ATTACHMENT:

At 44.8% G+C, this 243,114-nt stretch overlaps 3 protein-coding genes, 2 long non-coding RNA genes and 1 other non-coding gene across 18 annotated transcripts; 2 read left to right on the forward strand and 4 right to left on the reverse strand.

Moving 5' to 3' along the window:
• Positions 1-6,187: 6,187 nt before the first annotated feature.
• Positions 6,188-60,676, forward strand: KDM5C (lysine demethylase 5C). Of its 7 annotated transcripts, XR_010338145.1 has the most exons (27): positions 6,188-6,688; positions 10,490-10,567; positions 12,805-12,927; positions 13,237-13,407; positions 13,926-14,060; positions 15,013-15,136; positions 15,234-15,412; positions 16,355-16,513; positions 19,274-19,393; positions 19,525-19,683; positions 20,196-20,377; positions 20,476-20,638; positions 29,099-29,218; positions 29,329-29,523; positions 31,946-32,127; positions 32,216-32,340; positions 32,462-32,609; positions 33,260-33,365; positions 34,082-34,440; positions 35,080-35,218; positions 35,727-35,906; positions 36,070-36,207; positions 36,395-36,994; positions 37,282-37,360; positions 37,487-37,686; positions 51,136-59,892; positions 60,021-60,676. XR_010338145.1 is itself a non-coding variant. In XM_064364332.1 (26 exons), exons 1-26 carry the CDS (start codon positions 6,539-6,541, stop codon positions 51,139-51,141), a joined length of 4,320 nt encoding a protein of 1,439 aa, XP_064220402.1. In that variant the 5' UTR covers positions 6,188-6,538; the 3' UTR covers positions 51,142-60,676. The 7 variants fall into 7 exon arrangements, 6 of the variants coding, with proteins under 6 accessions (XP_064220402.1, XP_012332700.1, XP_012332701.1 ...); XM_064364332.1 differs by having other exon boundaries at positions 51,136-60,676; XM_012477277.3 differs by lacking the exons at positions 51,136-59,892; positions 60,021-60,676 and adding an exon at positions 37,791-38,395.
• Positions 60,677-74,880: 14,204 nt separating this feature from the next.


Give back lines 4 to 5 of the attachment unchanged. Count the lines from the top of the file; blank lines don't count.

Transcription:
• Positions 6,188-60,676, forward strand: KDM5C (lysine demethylase 5C). Of its 7 annotated transcripts, XR_010338145.1 has the most exons (27): positions 6,188-6,688; positions 10,490-10,567; positions 12,805-12,927; positions 13,237-13,407; positions 13,926-14,060; positions 15,013-15,136; positions 15,234-15,412; positions 16,355-16,513; positions 19,274-19,393; positions 19,525-19,683; positions 20,196-20,377; positions 20,476-20,638; positions 29,099-29,218; positions 29,329-29,523; positions 31,946-32,127; positions 32,216-32,340; positions 32,462-32,609; positions 33,260-33,365; positions 34,082-34,440; positions 35,080-35,218; positions 35,727-35,906; positions 36,070-36,207; positions 36,395-36,994; positions 37,282-37,360; positions 37,487-37,686; positions 51,136-59,892; positions 60,021-60,676. XR_010338145.1 is itself a non-coding variant. In XM_064364332.1 (26 exons), exons 1-26 carry the CDS (start codon positions 6,539-6,541, stop codon positions 51,139-51,141), a joined length of 4,320 nt encoding a protein of 1,439 aa, XP_064220402.1. In that variant the 5' UTR covers positions 6,188-6,538; the 3' UTR covers positions 51,142-60,676. The 7 variants fall into 7 exon arrangements, 6 of the variants coding, with proteins under 6 accessions (XP_064220402.1, XP_012332700.1, XP_012332701.1 ...); XM_064364332.1 differs by having other exon boundaries at positions 51,136-60,676; XM_012477277.3 differs by lacking the exons at positions 51,136-59,892; positions 60,021-60,676 and adding an exon at positions 37,791-38,395.
• Positions 60,677-74,880: 14,204 nt separating this feature from the next.